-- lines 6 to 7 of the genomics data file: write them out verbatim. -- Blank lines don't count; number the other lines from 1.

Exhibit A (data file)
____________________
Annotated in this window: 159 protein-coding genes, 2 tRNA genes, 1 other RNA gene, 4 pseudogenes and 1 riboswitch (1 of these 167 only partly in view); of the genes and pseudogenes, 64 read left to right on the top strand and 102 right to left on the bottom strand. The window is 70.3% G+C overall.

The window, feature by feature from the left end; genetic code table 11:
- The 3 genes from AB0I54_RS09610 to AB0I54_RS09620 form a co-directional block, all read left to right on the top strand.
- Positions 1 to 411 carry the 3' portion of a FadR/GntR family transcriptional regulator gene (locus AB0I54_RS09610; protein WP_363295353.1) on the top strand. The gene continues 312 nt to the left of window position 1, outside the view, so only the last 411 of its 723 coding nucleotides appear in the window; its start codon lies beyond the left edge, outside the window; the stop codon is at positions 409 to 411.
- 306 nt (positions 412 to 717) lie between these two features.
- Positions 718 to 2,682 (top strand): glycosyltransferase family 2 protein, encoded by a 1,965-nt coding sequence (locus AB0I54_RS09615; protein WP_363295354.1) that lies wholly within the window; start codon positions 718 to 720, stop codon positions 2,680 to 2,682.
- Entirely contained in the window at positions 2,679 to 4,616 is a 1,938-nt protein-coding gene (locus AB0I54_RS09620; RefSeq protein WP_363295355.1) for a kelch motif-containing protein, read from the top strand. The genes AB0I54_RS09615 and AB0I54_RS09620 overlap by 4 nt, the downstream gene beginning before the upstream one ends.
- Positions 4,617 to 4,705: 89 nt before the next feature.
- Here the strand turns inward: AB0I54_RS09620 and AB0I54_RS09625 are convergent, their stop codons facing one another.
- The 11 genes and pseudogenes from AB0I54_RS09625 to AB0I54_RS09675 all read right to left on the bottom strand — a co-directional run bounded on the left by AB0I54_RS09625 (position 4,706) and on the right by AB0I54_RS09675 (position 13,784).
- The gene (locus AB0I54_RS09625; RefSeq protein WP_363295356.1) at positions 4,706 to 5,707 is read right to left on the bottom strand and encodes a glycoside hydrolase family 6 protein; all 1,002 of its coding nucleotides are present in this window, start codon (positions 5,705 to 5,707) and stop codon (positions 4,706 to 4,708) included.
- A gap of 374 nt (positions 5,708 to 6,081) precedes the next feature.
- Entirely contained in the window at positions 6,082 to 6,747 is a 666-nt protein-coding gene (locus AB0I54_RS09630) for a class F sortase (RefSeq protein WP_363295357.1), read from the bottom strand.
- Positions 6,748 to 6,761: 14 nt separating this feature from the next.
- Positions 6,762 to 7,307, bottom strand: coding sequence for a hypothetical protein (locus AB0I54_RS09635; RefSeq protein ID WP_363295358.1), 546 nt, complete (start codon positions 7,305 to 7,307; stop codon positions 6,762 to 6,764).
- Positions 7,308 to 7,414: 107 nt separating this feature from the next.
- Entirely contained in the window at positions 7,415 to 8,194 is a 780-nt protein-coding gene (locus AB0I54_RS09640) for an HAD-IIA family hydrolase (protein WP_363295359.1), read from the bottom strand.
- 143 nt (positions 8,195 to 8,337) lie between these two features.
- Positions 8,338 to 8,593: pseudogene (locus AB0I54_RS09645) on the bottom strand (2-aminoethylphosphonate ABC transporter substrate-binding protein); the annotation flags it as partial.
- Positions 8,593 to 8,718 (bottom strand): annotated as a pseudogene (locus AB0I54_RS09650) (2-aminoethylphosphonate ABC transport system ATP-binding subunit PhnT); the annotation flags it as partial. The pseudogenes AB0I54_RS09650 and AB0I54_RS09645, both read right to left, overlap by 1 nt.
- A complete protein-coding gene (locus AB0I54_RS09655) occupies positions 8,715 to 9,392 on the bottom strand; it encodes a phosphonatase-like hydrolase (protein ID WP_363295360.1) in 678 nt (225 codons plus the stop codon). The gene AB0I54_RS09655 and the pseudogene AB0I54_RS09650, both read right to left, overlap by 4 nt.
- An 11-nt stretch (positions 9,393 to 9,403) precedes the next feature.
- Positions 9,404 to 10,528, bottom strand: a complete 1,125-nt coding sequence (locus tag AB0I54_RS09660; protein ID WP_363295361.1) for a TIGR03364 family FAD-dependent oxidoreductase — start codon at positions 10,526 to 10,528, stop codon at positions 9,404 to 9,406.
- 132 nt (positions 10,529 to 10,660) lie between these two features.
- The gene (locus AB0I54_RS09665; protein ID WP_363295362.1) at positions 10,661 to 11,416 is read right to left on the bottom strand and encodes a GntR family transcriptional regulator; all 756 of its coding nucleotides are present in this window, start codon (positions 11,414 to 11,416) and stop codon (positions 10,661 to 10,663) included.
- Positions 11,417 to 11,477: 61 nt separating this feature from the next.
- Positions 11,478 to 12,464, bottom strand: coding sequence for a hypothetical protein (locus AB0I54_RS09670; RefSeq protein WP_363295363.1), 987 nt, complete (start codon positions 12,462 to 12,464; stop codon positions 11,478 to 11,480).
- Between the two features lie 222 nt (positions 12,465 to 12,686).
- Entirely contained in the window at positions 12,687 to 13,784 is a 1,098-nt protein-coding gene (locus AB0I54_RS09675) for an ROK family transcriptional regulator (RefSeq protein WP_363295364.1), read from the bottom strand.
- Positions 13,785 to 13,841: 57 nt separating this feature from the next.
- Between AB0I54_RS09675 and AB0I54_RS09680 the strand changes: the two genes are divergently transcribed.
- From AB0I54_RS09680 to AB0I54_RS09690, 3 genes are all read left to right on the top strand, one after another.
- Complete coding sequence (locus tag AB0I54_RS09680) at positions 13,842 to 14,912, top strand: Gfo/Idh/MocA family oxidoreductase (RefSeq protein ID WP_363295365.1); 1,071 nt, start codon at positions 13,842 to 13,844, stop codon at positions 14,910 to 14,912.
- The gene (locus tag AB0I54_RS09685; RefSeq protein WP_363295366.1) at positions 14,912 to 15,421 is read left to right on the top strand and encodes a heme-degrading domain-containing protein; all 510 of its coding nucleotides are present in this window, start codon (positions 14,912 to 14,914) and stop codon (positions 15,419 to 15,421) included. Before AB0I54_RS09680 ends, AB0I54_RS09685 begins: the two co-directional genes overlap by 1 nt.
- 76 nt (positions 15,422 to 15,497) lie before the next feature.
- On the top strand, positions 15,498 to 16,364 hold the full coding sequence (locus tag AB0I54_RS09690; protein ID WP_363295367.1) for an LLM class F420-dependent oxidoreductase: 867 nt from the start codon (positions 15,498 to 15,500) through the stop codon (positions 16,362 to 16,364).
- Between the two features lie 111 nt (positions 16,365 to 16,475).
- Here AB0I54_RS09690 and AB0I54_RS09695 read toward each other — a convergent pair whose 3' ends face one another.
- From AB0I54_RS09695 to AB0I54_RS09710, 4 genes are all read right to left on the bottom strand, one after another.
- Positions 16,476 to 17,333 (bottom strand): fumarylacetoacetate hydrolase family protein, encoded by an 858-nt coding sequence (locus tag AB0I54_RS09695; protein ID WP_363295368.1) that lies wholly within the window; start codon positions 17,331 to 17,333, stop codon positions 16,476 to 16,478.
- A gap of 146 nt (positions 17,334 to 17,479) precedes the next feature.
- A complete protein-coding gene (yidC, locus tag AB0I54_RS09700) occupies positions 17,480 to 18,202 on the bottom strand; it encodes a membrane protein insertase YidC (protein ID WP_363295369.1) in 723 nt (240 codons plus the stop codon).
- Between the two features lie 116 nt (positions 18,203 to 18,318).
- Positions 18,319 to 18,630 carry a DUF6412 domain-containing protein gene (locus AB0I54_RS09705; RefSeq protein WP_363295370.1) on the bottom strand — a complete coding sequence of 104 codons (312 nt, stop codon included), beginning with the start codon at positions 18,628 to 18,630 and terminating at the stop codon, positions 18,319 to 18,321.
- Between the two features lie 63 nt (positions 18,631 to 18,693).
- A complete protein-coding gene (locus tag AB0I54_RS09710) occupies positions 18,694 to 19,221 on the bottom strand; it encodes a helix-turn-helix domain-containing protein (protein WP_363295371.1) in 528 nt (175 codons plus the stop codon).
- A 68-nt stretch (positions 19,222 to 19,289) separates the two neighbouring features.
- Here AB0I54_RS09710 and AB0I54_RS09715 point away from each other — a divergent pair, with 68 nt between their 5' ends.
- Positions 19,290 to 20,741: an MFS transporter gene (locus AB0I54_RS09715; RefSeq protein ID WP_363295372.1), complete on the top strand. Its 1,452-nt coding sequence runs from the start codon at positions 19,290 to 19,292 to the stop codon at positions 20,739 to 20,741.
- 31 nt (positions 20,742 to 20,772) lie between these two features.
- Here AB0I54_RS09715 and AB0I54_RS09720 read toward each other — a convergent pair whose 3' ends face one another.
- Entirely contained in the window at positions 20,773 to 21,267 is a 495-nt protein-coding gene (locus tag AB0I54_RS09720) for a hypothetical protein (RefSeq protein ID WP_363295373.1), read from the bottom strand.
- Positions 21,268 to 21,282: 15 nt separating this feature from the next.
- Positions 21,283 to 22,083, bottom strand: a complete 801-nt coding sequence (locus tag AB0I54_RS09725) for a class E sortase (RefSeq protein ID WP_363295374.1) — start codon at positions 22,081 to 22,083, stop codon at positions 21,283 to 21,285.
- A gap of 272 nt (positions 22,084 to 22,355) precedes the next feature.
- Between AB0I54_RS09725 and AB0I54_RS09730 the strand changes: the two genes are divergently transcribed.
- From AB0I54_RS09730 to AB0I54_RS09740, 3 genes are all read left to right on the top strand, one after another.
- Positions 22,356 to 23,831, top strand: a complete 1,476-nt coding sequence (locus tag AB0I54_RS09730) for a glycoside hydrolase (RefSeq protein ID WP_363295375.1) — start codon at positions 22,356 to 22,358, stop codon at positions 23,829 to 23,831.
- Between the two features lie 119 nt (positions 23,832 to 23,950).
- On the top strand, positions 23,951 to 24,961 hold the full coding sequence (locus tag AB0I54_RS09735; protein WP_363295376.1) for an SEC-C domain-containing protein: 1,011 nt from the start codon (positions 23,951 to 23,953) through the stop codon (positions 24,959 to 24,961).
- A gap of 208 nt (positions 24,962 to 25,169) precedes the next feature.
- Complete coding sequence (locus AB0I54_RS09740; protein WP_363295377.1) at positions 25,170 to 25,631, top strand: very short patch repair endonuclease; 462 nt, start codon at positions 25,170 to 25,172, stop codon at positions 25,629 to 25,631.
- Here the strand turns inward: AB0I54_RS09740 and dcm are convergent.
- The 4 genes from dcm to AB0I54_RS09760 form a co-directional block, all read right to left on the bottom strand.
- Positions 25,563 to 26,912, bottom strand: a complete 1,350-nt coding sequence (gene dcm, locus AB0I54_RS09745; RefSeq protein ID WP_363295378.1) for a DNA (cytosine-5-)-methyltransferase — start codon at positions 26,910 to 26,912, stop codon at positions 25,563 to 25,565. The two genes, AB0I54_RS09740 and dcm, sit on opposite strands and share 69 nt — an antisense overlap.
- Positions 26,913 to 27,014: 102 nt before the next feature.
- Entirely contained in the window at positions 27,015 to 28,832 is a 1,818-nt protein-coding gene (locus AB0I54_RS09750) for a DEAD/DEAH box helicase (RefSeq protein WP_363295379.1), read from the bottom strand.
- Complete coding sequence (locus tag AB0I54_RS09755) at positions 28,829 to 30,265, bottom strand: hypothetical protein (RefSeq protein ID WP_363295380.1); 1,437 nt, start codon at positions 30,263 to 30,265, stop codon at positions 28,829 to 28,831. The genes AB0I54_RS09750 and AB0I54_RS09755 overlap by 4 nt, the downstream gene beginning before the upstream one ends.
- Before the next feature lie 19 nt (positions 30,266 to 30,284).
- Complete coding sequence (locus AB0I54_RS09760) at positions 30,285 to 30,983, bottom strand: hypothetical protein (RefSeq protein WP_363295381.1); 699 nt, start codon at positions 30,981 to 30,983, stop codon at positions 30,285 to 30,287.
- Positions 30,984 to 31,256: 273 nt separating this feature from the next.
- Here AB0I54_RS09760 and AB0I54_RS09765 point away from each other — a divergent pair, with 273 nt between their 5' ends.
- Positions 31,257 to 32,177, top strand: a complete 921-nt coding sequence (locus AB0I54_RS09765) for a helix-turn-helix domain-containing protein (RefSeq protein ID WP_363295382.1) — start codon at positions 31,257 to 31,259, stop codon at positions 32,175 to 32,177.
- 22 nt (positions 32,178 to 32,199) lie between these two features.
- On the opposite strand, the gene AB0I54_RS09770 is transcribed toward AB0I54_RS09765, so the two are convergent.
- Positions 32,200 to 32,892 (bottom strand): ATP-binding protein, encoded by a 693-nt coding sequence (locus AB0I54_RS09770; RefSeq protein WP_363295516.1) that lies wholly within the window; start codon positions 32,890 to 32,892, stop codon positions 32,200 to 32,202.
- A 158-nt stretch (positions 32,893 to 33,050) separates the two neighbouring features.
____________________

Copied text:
- Positions 718 to 2,682 (top strand): glycosyltransferase family 2 protein, encoded by a 1,965-nt coding sequence (locus AB0I54_RS09615; protein WP_363295354.1) that lies wholly within the window; start codon positions 718 to 720, stop codon positions 2,680 to 2,682.
- Entirely contained in the window at positions 2,679 to 4,616 is a 1,938-nt protein-coding gene (locus AB0I54_RS09620; RefSeq protein WP_363295355.1) for a kelch motif-containing protein, read from the top strand. The genes AB0I54_RS09615 and AB0I54_RS09620 overlap by 4 nt, the downstream gene beginning before the upstream one ends.